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Cloud services are crucial elements of many business processes. Cloud computing allows businesses to reduce costs, accelerate deployments, develop at scale, share files easily and collaborate efficiently without needing a centralized location.
However, these same services are increasingly abused by malicious actors — a trend that is likely to continue in the foreseeable future. Threat actors are now fully aware of how vital cloud services are, making them a perfect breeding ground for eCrime. These are the key findings from 2022 research by CrowdStrike.
Unlike traditional on-premises infrastructure, the public cloud has no defined perimeters. The lack of clear boundaries poses several cybersecurity challenges and risks, especially to more traditional approaches. As more businesses seek hybrid work environments, these boundaries will continue to be blurred.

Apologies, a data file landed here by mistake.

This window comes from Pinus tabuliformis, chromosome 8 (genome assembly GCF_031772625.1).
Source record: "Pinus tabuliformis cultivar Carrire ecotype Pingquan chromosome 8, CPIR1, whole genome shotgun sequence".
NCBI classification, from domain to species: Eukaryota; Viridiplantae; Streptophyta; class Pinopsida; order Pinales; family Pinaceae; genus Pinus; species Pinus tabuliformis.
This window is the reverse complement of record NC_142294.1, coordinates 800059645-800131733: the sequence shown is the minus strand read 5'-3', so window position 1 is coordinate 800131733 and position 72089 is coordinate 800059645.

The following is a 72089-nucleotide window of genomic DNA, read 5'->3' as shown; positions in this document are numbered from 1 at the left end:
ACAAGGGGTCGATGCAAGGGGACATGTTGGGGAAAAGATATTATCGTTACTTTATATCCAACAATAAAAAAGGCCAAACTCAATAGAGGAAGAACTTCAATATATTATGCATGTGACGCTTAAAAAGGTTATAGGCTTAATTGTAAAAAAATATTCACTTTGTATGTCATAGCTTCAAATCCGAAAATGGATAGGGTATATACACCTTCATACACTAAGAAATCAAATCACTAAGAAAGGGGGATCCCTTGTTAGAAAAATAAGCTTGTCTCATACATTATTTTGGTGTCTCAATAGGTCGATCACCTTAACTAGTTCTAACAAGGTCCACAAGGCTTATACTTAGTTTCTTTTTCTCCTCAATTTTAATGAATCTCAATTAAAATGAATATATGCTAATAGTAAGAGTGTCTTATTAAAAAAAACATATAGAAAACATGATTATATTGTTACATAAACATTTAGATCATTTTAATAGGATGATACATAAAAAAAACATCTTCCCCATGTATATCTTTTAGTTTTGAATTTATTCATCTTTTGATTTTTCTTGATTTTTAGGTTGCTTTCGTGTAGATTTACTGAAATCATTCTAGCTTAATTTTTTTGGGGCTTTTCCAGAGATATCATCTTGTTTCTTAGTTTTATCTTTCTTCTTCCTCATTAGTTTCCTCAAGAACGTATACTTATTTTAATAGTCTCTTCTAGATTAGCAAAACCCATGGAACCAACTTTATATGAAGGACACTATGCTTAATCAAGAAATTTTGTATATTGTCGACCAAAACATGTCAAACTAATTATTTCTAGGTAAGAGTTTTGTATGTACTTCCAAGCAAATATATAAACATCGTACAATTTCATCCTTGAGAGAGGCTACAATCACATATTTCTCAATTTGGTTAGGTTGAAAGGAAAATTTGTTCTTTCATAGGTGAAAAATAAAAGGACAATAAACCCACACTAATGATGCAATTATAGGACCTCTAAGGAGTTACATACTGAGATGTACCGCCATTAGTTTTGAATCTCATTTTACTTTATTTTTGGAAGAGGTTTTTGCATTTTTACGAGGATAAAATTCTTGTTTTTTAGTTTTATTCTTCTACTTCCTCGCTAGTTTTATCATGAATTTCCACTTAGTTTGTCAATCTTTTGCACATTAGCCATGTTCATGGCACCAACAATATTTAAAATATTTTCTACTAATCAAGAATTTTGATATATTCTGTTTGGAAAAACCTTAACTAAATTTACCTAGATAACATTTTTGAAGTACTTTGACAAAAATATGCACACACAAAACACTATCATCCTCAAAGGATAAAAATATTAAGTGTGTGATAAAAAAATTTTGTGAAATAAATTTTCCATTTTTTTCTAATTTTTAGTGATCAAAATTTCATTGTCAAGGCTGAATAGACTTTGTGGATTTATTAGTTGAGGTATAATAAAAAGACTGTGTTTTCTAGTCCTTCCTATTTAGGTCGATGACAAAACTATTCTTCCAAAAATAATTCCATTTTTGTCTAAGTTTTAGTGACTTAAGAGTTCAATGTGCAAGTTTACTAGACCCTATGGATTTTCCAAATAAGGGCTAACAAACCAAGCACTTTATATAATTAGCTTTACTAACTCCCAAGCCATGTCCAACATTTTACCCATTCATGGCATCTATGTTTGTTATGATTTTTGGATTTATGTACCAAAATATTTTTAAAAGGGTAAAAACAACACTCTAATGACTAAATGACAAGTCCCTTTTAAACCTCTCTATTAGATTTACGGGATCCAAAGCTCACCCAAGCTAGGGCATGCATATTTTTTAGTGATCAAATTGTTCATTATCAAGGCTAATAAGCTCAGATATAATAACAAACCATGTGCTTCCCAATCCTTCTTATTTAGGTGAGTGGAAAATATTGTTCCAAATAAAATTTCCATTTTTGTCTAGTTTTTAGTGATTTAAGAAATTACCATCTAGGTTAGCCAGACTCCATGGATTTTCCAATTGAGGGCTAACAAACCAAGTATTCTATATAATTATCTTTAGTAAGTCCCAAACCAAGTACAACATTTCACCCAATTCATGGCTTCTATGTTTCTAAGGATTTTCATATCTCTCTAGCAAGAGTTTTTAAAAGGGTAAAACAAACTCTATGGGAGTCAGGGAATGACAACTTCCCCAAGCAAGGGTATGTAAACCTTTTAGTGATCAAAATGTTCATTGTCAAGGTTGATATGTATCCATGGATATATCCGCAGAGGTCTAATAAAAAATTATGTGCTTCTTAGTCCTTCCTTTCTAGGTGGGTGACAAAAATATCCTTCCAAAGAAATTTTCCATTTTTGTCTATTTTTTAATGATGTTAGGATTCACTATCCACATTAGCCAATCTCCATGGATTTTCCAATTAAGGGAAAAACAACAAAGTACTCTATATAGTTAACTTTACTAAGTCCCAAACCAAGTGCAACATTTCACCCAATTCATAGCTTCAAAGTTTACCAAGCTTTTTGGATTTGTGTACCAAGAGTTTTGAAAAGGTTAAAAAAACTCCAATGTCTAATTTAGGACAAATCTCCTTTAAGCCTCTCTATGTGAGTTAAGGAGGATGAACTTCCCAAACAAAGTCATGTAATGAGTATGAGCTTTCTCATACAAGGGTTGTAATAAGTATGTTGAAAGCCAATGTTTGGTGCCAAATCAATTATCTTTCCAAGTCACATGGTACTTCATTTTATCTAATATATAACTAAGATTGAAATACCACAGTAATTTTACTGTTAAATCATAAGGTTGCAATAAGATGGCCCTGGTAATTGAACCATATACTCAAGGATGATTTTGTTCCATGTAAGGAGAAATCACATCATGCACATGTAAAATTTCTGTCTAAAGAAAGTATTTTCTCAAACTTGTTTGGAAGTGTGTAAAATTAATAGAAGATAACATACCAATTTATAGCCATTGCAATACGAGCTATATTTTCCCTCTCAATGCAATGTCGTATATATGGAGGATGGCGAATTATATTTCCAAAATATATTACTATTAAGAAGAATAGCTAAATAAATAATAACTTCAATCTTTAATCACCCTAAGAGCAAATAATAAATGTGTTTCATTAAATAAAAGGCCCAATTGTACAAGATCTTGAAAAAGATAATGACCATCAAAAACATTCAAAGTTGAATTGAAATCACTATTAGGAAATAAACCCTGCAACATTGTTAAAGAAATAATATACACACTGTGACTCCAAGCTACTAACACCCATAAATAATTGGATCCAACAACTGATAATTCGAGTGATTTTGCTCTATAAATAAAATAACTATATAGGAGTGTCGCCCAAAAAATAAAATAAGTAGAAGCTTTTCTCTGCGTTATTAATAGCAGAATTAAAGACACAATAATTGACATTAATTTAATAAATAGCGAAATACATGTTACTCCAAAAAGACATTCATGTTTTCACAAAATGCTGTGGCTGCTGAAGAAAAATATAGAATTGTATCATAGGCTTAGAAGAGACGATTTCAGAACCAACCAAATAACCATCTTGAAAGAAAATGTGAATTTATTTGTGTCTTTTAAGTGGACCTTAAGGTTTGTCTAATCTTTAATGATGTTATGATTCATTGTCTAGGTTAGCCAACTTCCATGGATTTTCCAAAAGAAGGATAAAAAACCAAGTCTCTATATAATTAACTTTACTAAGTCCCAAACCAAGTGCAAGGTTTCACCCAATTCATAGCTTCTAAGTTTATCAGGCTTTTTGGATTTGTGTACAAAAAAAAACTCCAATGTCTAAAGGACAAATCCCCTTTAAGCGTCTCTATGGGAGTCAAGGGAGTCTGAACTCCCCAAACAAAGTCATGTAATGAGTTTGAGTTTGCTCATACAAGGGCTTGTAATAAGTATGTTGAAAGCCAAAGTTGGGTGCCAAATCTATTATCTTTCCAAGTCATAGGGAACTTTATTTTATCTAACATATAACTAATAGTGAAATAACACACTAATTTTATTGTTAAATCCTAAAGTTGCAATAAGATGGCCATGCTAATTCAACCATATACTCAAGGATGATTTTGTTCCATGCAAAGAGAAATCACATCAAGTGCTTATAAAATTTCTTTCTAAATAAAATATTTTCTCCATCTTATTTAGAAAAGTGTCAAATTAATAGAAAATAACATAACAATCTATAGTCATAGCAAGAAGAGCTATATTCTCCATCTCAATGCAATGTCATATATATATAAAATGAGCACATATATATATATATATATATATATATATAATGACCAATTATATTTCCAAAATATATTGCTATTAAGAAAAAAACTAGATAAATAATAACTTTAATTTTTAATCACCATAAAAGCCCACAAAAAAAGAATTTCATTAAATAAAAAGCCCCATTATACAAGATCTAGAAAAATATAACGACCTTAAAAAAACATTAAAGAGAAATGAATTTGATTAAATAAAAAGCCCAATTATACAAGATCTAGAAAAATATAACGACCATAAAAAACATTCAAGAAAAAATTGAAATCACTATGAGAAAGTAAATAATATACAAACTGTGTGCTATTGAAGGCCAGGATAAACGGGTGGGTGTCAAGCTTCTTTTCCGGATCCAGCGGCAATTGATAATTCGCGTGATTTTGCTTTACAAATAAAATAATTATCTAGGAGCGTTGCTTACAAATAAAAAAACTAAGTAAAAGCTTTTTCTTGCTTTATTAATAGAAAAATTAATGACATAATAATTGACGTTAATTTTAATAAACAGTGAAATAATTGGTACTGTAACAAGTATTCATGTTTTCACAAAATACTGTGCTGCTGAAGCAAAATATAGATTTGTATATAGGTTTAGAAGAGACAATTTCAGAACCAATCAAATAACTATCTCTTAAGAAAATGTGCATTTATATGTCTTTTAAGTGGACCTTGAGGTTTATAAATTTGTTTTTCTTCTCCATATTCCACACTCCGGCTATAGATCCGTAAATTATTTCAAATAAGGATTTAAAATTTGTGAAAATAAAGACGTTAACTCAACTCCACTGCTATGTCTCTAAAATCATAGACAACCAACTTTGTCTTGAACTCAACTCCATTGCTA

Security threats and the vulnerability of the cloud
One of the key intrusion techniques adversaries have been using is opportunistically exploiting known remote code execution (RCE) vulnerabilities in server software. This involves scanning for vulnerable servers without focusing on particular sectors or regions. Once acquiring initial access, threat actors then deploy a variety of tools to access sensitive data.
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Credential-based intrusions against cloud environments are among the more prevalent exploitation vectors used by eCrime and targeted intrusion adversaries. Criminal actors routinely host fake authentication pages to harvest legitimate authentication credentials for cloud services or online webmail accounts.